They say a picture is worth a thousand words, but sometimes a good short story is worth so much more. A tale that takes you elsewhere and leaves your mind wandering is a fantastic thing. Some people can do this day in and day out - recounting a simple shopping trip can leave listeners on the edge of seats or laughing out loud. Storytellers make people want to stop and listen, they make them want to know more - and that’s who you want to be.
While you don’t need to be a Hemmingway or a George R.R. Martin, creating a compelling and engaging story will help sell your data science. Up to 50% of projects never get deployed, and that isn’t because the data isn’t any good, but because lousy storytelling leaves it limp and without purpose.
Capturing and holding attention.
While you may think your data is the best thing since chicken and waffles, others may not be so interested. So, it’s up to you to make sure they stop and listen and realise just how good it is. To do this, you need to be familiar with four essential storyline patterns.
Create a level playing field so listeners can understand what is happening in your industry and how others are succeeding or failing.
Spend time hunting through all the relevant literature, such as journals, magazines, online articles and blogs, and even gartner.com to look at existing projects within your industry. Then you can thoroughly assess what others have done, and record the analytics models, algorithms and software used, along with the implementation scenarios. By logging all of this, you have a story to tell about the pitfalls, costs and risk factors and can better defend your project.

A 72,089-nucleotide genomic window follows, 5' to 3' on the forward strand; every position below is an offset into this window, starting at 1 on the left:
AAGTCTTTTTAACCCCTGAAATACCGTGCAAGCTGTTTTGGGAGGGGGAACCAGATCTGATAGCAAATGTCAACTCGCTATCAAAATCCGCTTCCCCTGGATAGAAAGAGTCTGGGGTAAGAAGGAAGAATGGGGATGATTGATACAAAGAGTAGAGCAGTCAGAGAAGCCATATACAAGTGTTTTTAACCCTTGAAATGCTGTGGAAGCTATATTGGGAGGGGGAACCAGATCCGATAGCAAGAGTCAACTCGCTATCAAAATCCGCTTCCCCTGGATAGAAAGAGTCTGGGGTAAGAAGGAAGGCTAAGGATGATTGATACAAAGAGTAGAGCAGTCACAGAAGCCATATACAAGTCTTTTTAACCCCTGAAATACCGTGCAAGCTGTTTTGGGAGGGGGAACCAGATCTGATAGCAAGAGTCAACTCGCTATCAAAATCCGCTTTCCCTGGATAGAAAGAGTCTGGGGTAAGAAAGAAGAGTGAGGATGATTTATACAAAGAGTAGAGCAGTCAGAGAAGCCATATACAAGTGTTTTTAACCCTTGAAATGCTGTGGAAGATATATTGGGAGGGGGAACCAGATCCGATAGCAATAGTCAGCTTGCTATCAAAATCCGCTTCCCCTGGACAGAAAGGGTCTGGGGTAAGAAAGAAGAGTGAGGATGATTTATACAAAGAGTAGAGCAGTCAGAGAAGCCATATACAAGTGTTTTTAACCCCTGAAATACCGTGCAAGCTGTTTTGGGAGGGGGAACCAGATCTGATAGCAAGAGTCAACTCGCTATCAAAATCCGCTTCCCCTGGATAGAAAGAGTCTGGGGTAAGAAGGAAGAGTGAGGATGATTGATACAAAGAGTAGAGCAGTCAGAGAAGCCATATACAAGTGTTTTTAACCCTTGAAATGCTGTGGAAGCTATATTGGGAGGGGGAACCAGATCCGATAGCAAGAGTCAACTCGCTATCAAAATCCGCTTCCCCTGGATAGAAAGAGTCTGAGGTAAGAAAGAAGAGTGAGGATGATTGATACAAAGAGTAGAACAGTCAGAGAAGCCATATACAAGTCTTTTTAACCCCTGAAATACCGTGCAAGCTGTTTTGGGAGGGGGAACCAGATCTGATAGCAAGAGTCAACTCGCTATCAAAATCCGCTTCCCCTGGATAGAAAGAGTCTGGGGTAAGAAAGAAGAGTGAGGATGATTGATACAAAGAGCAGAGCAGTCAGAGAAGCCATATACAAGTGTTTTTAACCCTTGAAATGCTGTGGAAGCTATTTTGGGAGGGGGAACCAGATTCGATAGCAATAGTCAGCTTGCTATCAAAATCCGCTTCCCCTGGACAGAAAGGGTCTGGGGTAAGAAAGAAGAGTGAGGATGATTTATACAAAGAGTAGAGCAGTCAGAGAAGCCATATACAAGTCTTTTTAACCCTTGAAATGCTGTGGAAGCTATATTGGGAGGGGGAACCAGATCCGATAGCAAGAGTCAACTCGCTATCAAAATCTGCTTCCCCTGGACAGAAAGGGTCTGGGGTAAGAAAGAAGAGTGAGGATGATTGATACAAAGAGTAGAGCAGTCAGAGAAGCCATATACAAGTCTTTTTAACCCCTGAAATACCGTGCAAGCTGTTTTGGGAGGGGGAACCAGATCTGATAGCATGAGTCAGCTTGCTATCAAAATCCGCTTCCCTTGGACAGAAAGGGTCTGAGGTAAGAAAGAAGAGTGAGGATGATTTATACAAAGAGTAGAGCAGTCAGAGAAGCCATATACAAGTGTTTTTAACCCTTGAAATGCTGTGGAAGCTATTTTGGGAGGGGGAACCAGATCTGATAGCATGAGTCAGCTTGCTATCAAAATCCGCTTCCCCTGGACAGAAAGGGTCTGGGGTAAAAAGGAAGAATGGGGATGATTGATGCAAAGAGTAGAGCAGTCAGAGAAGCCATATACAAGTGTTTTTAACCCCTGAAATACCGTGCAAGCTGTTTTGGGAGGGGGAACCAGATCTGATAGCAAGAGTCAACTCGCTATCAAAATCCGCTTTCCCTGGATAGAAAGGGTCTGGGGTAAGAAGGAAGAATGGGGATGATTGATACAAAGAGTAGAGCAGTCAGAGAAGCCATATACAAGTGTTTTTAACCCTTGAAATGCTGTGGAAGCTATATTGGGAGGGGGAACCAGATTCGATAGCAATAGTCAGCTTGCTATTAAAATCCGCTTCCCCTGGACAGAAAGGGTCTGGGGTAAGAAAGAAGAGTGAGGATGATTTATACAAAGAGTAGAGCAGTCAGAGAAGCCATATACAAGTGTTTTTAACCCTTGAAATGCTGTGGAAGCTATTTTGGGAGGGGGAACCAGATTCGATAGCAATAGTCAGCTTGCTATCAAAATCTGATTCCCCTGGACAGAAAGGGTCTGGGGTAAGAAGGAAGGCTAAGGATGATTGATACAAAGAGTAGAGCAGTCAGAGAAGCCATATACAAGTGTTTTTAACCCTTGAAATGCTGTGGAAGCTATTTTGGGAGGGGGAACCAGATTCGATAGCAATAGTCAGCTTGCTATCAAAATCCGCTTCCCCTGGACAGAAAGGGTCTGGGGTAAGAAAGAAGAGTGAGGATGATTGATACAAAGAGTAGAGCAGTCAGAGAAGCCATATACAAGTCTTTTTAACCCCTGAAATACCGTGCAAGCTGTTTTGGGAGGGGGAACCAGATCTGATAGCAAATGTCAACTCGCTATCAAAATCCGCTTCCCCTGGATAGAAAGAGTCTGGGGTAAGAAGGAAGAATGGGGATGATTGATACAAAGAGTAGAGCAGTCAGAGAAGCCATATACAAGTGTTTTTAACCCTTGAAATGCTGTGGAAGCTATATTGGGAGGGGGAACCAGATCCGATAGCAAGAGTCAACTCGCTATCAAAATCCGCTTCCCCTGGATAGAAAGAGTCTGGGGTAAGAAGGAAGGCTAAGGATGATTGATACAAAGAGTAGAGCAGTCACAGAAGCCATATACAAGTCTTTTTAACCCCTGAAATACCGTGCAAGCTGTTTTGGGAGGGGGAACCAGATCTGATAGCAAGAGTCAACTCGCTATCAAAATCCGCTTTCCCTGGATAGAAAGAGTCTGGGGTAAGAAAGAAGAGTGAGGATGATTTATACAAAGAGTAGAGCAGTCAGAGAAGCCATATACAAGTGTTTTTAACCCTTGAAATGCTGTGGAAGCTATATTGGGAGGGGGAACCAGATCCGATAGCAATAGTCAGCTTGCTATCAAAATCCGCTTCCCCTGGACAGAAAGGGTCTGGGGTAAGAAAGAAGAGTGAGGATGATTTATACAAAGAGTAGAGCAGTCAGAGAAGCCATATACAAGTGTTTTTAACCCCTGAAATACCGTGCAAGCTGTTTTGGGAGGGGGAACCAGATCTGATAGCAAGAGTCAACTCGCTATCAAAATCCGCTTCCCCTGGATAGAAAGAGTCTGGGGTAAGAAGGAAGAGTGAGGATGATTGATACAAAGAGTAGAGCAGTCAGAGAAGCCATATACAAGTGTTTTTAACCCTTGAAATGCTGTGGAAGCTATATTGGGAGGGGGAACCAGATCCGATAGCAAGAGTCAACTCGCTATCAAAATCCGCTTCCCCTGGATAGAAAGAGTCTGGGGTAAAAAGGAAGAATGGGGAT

Tell a story that’s unique and comes directly from data exploration or through deep conceptualisation or your businesses’ mechanics.
Sometimes you may be unsure on the story you want to tell, but if you look hard enough, you’ll realise the data is going to do the talking for you. Overly sophisticated ML algorithms or advanced analytics may seem the way to go, but often the answer you’re looking for requires a more straightforward and more creative solution. Don’t forget that what you may find boring or too dull, can often be exactly what key stakeholders are looking for.
Hero the project by breaking down how it can save on costs, increase revenue, and lower the number of complaints.
While this is an excellent story to tell, it can be a difficult one and can’t always be done. Start by looking for a change in current business policy. This may be to control unfavourable events such as churn or process failures or to promote a positive change such as sales or renewal. Then apply scenario thinking to an aspect such as direct or indirect costs, revenue/profit changes, the costs and effectiveness of preventative actions, or other long-term, softer compound effects.
Build a working prototype and prove its value with a side-by-side comparison.
Should a project receive enough initial funding to support a prototype, or should you happen to build one because you believe in it, you can use its data to influence key stakeholders. While this may seem simple, this can be an expensive story to tell and may require significant expertise to perfect your prototype.
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